Animals are a part of all this, for explorers and hikers alike, but as setting. A sign, a signifier, a t-shirt drawing of a deer based on an image found in the first page of Google's image search. And I can't shake the feeling that naturalia debases nature, turns animals into objects, renders our beautiful, extraordinary living world and its inhabitants as aesthetic commodities with no more or less meaning than paisley or a bright colorway. It's life as accessory.

That pleasant young man on the G train.* A bighorn's head, severed from any sense of its heaving flanks and liquid eyes, its meaning as a species or experience as an individual. It is signage.

I give my gum to the rats and whistle at the mockingbirds.

* Of course, for all I know his dad took him to see bighorn sheep when he was young, and he studies them in graduate school and always dreamed of having one's head and is himself named Ram. Et cetera.

Thoughts on "Darkmans" by Brandon

If Thomas Pynchon had a daughter who learned from his mistakes, that daughter would be Nicola Barker, author of Darkmans. I don't know quite how to describe it, except by recommending you put on some good headphones and blast Animal Collective's "Fireworks" until your eardrums vibrate on their own. But before that, listen to an old, random song you don't really like and will quickly forget, and afterwards you take a shower and put on a terry-cloth bathrobe and smoke a cigarette over Earl Grey tea.

But what's it about? For once the cover blurb comes close:

Darkmans is a very modern book, set in Ashford [a ridiculously modern town], about two very old-fashioned subjects: love and jealousy. It's also a book about invasion, obsession, displacement and possession, about comedy, art, prescription drugs and chiropody. And the main character? The past, which creeps up on the present and whispers something quite dark - quite unspeakable - into its ear.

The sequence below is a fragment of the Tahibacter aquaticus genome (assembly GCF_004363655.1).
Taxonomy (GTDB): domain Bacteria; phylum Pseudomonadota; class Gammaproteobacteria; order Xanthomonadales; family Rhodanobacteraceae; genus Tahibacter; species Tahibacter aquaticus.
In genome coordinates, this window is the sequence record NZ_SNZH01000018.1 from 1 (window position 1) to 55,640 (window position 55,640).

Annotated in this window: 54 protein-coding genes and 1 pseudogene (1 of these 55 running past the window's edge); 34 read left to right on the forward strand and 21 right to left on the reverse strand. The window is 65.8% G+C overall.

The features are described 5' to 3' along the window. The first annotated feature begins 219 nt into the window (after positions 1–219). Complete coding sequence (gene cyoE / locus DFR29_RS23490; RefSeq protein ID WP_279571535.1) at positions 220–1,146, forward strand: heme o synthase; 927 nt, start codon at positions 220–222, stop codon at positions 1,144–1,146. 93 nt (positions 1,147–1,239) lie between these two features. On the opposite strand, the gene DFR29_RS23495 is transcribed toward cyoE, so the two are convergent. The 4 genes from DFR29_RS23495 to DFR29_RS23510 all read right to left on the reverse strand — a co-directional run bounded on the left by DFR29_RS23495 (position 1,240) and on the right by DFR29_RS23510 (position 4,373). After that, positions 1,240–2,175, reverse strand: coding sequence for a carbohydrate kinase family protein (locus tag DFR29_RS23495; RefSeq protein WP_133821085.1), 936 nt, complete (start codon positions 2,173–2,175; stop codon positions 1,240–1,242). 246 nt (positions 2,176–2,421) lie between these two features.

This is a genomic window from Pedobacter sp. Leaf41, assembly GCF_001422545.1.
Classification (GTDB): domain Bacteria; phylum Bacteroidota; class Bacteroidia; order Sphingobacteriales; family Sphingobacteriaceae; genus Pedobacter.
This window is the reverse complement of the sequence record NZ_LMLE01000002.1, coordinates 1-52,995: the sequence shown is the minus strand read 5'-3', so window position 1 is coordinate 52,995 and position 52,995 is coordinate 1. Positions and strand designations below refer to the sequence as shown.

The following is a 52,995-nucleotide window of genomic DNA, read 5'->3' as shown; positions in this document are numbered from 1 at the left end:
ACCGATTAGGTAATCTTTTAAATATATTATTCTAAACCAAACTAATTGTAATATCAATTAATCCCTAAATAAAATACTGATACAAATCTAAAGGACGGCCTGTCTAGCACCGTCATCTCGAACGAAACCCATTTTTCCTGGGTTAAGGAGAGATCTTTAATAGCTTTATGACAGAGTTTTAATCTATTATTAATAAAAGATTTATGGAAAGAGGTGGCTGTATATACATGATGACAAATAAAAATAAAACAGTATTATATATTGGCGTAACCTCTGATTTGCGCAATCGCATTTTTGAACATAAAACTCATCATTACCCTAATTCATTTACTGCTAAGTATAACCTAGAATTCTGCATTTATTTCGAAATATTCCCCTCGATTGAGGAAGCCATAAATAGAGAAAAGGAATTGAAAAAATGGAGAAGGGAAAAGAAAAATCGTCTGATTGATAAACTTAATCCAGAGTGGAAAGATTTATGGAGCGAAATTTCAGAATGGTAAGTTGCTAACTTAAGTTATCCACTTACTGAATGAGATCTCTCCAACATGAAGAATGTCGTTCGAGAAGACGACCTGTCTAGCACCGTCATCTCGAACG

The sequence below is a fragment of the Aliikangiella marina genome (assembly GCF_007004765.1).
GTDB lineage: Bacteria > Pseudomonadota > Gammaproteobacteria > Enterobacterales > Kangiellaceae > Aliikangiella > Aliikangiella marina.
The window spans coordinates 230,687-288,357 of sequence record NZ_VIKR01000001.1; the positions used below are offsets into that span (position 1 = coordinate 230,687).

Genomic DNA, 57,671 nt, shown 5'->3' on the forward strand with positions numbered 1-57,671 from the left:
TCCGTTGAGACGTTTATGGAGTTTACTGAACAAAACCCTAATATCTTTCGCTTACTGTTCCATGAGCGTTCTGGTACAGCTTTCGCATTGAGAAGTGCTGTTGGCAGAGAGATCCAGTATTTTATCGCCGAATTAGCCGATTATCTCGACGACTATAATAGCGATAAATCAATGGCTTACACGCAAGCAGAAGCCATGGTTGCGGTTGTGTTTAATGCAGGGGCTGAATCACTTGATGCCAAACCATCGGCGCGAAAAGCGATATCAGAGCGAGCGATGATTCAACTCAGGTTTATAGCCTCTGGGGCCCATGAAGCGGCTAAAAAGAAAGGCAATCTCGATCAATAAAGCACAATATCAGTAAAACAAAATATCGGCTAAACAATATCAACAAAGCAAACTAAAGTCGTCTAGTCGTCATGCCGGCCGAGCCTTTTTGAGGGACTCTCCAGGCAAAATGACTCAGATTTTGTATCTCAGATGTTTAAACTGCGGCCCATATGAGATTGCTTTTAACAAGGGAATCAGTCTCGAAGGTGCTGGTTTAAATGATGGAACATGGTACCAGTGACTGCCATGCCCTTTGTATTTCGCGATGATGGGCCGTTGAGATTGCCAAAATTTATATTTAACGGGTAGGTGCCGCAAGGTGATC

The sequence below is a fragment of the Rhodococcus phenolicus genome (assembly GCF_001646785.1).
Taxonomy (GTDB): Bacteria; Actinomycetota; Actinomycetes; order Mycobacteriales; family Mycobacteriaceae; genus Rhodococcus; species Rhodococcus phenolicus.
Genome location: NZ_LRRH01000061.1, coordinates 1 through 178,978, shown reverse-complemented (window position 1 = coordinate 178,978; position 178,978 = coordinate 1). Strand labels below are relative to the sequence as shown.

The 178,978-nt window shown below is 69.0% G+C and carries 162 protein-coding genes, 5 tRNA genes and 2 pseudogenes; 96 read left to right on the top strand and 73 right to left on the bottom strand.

A palmful of quarters and dimes to go with that: Barker's prose layers banality on top of virtuosity on vernacular on OCD, emulsifies it with compassion, bakes it in a casserole dish of curiosity -- and she'd probably forgive me for that sentence. She turns virtue into vice and vice versa, understands glue sniffers as well as scholars and could "unrapt a raptor," in one memorable phrase. The book is 748 pages long and set in sans-serif.

Among the plot devices are demon birds and a man who fathers his own ancestor, but the surrealism is never for its own sake, and somehow exists in the same conceptual continuum as shopping mall expansions and contractors' vendettas over phone book listings: they're either equally sensible, or equally absurd, and in case are part of a larger story -- the aforementioned emergence of the past, which doesn't so much creep up as blast out like a stoppered sewer.

Darkmans' sense of past is twofold. The first is social. As England emerged from the Middle Ages, jesters were the only people permitted to communicate without sanction, and thus the ribald guardians of a truth outside authority. They were made irrelevant a by the maturation of the English language -- a process that's lately been called a linguistic saltation, making possible a culture of unprecedented complexity and freedom.

As language atrophies and society is consumed anew by icons, inarticulation and arbitrary justice, the jester is needed to make communication possible again -- and this plays out in the second fold, the personal stage, an immediate past of failure and disappointment between father and son, husband and wife, that underlies the present and shouldn't be concealed.

But jesters aren't always nice.

And ... enough said. Read it. Bonus points: one of the characters belongs to the Yazidi, a secretive Kurdish tribe that believes itself descended from Adam. No word on whether or they do in fact fear and loathe leafy green vegetables.

Image: youngrobv